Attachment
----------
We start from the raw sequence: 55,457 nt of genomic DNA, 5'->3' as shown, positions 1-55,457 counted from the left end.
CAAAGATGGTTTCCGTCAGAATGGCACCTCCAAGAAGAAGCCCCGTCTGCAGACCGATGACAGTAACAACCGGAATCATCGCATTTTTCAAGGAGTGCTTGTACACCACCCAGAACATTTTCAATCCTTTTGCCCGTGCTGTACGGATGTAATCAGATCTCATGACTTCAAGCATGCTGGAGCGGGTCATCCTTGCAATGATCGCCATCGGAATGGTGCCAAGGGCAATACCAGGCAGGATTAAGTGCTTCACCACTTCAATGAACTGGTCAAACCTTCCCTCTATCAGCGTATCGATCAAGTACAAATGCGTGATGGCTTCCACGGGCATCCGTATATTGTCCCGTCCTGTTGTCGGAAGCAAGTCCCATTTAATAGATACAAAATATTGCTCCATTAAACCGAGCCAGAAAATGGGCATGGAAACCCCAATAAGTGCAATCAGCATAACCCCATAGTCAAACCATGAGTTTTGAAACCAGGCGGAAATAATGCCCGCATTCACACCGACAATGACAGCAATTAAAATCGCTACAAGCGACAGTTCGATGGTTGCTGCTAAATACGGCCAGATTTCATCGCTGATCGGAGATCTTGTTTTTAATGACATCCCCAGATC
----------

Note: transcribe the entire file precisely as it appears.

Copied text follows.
We start from the raw sequence: 55,457 nt of genomic DNA, 5'->3' as shown, positions 1-55,457 counted from the left end.
CAAAGATGGTTTCCGTCAGAATGGCACCTCCAAGAAGAAGCCCCGTCTGCAGACCGATGACAGTAACAACCGGAATCATCGCATTTTTCAAGGAGTGCTTGTACACCACCCAGAACATTTTCAATCCTTTTGCCCGTGCTGTACGGATGTAATCAGATCTCATGACTTCAAGCATGCTGGAGCGGGTCATCCTTGCAATGATCGCCATCGGAATGGTGCCAAGGGCAATACCAGGCAGGATTAAGTGCTTCACCACTTCAATGAACTGGTCAAACCTTCCCTCTATCAGCGTATCGATCAAGTACAAATGCGTGATGGCTTCCACGGGCATCCGTATATTGTCCCGTCCTGTTGTCGGAAGCAAGTCCCATTTAATAGATACAAAATATTGCTCCATTAAACCGAGCCAGAAAATGGGCATGGAAACCCCAATAAGTGCAATCAGCATAACCCCATAGTCAAACCATGAGTTTTGAAACCAGGCGGAAATAATGCCCGCATTCACACCGACAATGACAGCAATTAAAATCGCTACAAGCGACAGTTCGATGGTTGCTGCTAAATACGGCCAGATTTCATCGCTGATCGGAGATCTTGTTTTTAATGACATCCCCAGATC